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Big Earners on the Rise But Poor Stay Poor

2018/12/30 | 119 views | Permalink | Source

A record 720,000 people reported incomes of W100 million or more last year, the National Tax Service said Thursday in its annual report.

Som 130,000 people reported capital gains of at least W20 million, 40,000 more than in 2016, but the number of those who paid no taxes because their income was so low remained high at 7.39 million (US$1=W1,121). 

Based on data from the 18.01 million people who filed their tax returns, the average salary was W35.19 million, up 4.7 percent from 2016.

But income polarization is growing, with a 10.1 percent rise in the number of people who earned W100 million or more to 719,000. That is an increase of 52 percent from 2013, though the tax regime was much laxer at the time.

Yet the number of workers who paid no taxes on their low incomes stood at a whopping 7.39 million or 41 percent of all workers.

The number of day laborers rose by 11,000 from a year earlier to 8.17 million, most of them employed in the construction sector. Their average yearly income stood at a paltry W7.93 million, although it went up 4.2 percent on-year.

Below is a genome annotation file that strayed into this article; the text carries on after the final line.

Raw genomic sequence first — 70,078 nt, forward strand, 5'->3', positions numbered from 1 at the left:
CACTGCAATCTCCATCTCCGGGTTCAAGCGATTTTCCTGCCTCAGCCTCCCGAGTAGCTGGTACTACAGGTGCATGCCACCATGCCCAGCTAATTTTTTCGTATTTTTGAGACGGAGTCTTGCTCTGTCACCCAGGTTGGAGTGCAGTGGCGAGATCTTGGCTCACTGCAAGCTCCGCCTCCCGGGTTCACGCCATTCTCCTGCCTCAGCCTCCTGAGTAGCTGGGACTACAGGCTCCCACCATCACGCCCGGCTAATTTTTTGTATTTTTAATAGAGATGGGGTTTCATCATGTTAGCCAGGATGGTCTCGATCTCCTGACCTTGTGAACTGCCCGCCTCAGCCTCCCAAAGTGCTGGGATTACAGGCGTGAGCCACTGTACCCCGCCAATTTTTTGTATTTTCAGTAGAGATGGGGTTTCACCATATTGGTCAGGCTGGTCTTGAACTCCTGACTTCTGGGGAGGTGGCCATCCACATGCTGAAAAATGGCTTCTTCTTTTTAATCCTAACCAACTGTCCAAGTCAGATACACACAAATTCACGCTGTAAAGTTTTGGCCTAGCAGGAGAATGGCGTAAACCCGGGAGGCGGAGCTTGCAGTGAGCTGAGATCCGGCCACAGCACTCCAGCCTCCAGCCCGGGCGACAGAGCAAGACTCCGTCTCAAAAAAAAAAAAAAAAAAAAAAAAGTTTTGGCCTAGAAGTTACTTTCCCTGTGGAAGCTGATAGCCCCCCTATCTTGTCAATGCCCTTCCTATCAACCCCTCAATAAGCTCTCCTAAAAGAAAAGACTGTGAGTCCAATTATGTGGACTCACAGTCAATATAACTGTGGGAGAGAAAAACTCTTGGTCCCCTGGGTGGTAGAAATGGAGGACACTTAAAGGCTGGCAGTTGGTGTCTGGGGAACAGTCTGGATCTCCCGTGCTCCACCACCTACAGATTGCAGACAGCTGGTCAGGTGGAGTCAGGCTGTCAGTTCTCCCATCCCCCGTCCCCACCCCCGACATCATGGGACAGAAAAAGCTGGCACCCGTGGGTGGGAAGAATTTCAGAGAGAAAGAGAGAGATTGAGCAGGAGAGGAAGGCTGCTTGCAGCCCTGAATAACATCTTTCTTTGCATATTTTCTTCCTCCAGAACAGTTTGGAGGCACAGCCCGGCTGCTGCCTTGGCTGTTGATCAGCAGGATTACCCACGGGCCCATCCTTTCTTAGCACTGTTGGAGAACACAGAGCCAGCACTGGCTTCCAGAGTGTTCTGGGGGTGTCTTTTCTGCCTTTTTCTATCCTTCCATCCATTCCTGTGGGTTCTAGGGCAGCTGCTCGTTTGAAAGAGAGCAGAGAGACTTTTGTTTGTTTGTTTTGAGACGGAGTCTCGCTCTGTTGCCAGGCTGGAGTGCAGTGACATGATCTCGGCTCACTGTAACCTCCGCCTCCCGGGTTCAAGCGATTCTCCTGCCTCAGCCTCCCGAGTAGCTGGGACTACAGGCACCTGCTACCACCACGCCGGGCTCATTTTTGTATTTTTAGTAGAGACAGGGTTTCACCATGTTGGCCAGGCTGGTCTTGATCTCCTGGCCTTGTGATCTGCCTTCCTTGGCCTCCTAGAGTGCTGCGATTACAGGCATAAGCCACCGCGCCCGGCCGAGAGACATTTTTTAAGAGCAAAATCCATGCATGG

The number of foreign laborers slightly dipped to 558,000 last year. They earned a combined W14 trillion, and their average annual pay rose W1.1 million to W25.1 million over the period.

One-third were Chinese, followed by Vietnamese, Indonesians and Filipinos.

Some 1.28 million people started their own businesses, with Suwon, Gyeonggi Province, accounting for the biggest chunk with 22 percent or 289,000. Fifteen of the top 20 places for new businesses were around the Seoul metropolitan area.

A combined 479,000 people started service or retail businesses, with 18 percent or 86,677 opening Korean restaurants. Other popular ventures were mobile phone shops, real estate agencies, clothing stores and coffee shops.

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